The New York City Subway opened on October 27, 1904. It comprises 248 miles of routes and 665 miles of revenue track. About 40 percent of the tracks are elevated, mostly in Queens and Brooklyn. It’s these elevated trains that capture the imagination of Kirchheimer, who also produced and edited; he shoots the trains lovingly, abstractly, framing shots from behind branches or the architecture of bridges, the tin tubes going 17 miles-per-hour past derelict buildings and steel structures and billboards of women beckoning with voluptuous lips a hundred feet tall. (The old advertisements are among the film’s great pleasures, giant faces staring right at you, whorls of smoke rising from O-shaped mouths.) The wordless film has a lyrical, musicality to it. The rhythmic, incisive editing has an early hip-hop quality, with its sharp rhythm, and the score, courtesy of Charles Mingus and his big band, is a rapturous consort to the concatenation of images, with the band banging away, horn blowers blowing and the drummer beating the skins while Mingus’s bass bops along, pluck pluck. (Mingus spent time living with his aunt in Jamaica, Queens, in the 1960s, so he knew the subway well.)
By the 1970s, ridership was at its lowest since the 1910s, and the MTA was hemorrhaging money. It was a bad time for the MTA, but a good time for street art. There was a glorious profusion of graffiti beautifying the trains, a variegation of colors and shapes, a kind of urban expressionism. “Giant names, elaborate drawings, these beautifully expressive murals—they took my breath away,” Kirchheimer told Rolling Stone in 2014, when the film was enjoying a resurgence after decades in obscurity. (Artists whose work bedizened the trains in the film include Lee63, Phase, and Slave.) Modern graffiti began in earnest in 1955, shortly after the death of sax legend Charlie Parker. Tags reading “Bird Lives” appeared around New York. In the 1970s, New York became a hub for street art, with taggers like TAKI 183 getting attention for their beautiful vandalism. (Varda’s doc Mur murs, also released in 1981, shows how street art was also ubiquitous in L.A.) Graffiti spread beyond Washington Heights and the Bronx and was soon ubiquitous. (One of the trains in Stations reads, “For the People of this City.”) Former mayor John Lindsay declared war on graffiti, but he couldn’t stop the spread. His successor Abraham Beame went as far as establishing a police squad to counter the taggers, which worked, and by the 1980s the subways and facades were clean again. The final tagged train was retired in 1989, ending an epoch.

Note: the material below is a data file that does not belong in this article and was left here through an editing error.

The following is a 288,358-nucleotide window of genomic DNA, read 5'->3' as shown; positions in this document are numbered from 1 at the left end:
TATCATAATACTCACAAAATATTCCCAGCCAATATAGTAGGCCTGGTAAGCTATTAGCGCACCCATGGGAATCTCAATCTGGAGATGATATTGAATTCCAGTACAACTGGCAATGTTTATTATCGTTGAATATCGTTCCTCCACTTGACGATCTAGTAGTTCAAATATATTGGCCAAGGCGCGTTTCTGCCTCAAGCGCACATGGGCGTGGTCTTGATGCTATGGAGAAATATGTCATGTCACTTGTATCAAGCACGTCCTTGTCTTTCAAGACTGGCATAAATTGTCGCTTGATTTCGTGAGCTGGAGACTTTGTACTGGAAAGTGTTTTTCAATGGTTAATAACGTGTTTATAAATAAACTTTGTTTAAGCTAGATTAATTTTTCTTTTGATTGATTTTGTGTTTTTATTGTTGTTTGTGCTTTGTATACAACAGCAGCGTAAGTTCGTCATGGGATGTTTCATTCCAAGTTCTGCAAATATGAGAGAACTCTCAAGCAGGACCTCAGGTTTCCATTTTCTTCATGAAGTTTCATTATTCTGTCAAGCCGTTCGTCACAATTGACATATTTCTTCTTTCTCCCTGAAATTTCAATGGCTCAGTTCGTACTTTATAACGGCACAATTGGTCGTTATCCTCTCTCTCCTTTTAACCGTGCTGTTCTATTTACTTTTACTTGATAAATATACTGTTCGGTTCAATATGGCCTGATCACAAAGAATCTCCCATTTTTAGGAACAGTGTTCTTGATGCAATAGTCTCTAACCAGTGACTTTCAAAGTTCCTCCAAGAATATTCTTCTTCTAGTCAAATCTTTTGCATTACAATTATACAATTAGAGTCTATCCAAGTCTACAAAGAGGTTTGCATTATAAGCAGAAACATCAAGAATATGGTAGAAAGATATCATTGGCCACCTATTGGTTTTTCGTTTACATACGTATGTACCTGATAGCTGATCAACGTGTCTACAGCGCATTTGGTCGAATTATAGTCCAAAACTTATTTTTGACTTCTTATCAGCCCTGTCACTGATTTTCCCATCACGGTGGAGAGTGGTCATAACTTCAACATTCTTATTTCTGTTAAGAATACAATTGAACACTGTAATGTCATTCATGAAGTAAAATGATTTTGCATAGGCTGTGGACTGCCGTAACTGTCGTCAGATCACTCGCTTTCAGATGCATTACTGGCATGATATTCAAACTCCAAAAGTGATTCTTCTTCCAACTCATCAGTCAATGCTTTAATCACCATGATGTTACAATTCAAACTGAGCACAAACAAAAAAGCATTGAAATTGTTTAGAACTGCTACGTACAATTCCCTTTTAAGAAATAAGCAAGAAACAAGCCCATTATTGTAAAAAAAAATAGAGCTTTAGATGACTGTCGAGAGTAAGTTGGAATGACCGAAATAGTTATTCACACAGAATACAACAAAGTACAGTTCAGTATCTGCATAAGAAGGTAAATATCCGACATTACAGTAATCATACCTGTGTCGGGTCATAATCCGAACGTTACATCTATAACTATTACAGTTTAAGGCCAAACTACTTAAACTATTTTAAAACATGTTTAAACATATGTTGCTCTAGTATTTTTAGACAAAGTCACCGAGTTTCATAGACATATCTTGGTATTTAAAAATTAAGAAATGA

Graffiti isn’t very common in New York now. The city seems a little emptier, a little uglier without it. Riding the 7 Train into Queens, just across Newtown Creek in Long Island City, you can see a big, bland building once known as 5 Pointz, not far from MoMA PS1. This used to be a bastion for street artists, who were free to beautify the facade with anything they liked. It was an institution, an icon, a place where young artists could show off their craft, and the diversity of styles was astounding—gnarly monsters with long drippy tendrils and plump-faced cherubs and Biggie Smalls with those gazing eyes and comic book characters and perverse smiley faces glaring maliciously. It was beautiful. Then, in 2013, the owner sold it to make condos and overnight they whitewashed all the artworks. “Graffiti is one of the few tools you have if you have almost nothing,” Banksy once said. “And even if you don’t come up with a picture to cure world poverty you can make someone smile while they’re having a piss.”
Kirchheimer’s film lasts for one city day, sunrise to sunset. The gloaming now. Shadows spread as the sun sinks. Saffron bleeds across the sky and streetlights spark to life. The trains retreat to the yard, a nest of slumbering giants.